DutchAmsterdam.nl — The quality of life, culture, the balance between work and leisure and the central European location, are among the main reasons for expats and foreign students to come to Amsterdam.
So says a study by Ernst & Young among ‘internationals,’ of which Amsterdam has some 90,000 — twelve percent of the total urban population.
This group is growing, primarily due to an increase of so-called ‘free-movers’ from other countries within the European Union. Free-movers are not sent out by a company but instead come to Amsterdam, for study or work, on their own initiative.
After finishing their studies many student continue making the city their home, Amsterdam daily Het Parool reports.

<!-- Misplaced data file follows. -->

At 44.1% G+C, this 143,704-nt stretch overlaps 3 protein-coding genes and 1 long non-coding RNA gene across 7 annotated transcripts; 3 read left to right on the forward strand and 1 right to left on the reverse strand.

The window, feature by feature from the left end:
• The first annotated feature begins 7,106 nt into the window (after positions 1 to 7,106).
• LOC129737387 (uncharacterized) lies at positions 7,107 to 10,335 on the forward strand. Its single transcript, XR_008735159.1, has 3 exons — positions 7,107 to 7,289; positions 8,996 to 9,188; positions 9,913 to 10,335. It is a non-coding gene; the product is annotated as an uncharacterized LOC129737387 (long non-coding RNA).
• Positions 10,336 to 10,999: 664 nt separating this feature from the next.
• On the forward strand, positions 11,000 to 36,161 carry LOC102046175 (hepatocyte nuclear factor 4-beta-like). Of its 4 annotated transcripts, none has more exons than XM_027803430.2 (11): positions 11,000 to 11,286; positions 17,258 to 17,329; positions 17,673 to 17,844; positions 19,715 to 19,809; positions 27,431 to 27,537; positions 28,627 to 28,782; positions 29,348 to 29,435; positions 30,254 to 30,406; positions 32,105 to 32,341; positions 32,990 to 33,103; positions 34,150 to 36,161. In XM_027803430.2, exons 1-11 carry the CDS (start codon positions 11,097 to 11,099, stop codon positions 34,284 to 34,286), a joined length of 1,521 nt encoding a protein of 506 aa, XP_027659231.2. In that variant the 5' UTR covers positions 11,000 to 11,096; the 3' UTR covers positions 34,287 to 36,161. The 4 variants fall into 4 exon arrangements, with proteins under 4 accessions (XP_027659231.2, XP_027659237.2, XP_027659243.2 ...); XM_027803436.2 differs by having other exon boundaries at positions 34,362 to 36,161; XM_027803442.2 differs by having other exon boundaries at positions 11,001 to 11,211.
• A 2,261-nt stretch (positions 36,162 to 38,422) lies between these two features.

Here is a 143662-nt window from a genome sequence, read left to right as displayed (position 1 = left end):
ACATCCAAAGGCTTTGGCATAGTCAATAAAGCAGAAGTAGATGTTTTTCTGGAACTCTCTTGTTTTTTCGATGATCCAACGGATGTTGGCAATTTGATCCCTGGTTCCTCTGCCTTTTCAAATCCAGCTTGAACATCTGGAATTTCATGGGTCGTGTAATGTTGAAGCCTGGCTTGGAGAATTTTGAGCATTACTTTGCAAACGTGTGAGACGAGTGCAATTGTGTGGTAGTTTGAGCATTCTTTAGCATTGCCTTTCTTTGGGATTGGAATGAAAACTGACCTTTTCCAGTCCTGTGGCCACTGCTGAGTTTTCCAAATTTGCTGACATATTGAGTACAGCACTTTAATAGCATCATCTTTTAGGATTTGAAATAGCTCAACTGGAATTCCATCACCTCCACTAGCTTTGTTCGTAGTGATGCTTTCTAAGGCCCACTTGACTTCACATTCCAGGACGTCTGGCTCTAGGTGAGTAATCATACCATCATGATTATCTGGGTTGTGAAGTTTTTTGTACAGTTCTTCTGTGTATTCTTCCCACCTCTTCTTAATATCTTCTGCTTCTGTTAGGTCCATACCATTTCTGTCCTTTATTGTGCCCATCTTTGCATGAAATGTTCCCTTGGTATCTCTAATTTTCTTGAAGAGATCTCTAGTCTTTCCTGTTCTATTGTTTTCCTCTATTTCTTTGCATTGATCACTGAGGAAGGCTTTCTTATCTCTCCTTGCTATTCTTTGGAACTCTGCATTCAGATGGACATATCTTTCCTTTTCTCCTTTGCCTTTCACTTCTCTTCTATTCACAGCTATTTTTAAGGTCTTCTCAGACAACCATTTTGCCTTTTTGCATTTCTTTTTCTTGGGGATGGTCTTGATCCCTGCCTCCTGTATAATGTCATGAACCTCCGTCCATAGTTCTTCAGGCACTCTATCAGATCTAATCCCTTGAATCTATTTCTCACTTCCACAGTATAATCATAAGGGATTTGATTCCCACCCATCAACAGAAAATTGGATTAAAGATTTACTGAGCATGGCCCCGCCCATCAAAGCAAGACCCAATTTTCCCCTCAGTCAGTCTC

The study, performed at the request of the municipality, Amsterdam Region Business Association ORAM and the Amsterdam Chamber of Commerce, shows that the city’s healthy lifestyle — such as the emphasis on bicycling as a public mode of transportation — and the challenging educational environment also act as big draws.
Negative aspects are the lack of affordable apartments, the unfriendly treatment in restaurants, shops, and public transport, and the expensive taxis.
The study also notes complaints about the lack of information in English and the limited number of international schools. Foreigners also have considerable difficulty finding their way in the Dutch health care system. In addition they have trouble understanding the intricacies of the housing rental system.
Most of the internationals are positive about Amsterdam’s Expat Center — which is billed as “a one-stop-shop service for highly-skilled migrants arriving in Amsterdam or Amstelveen.”
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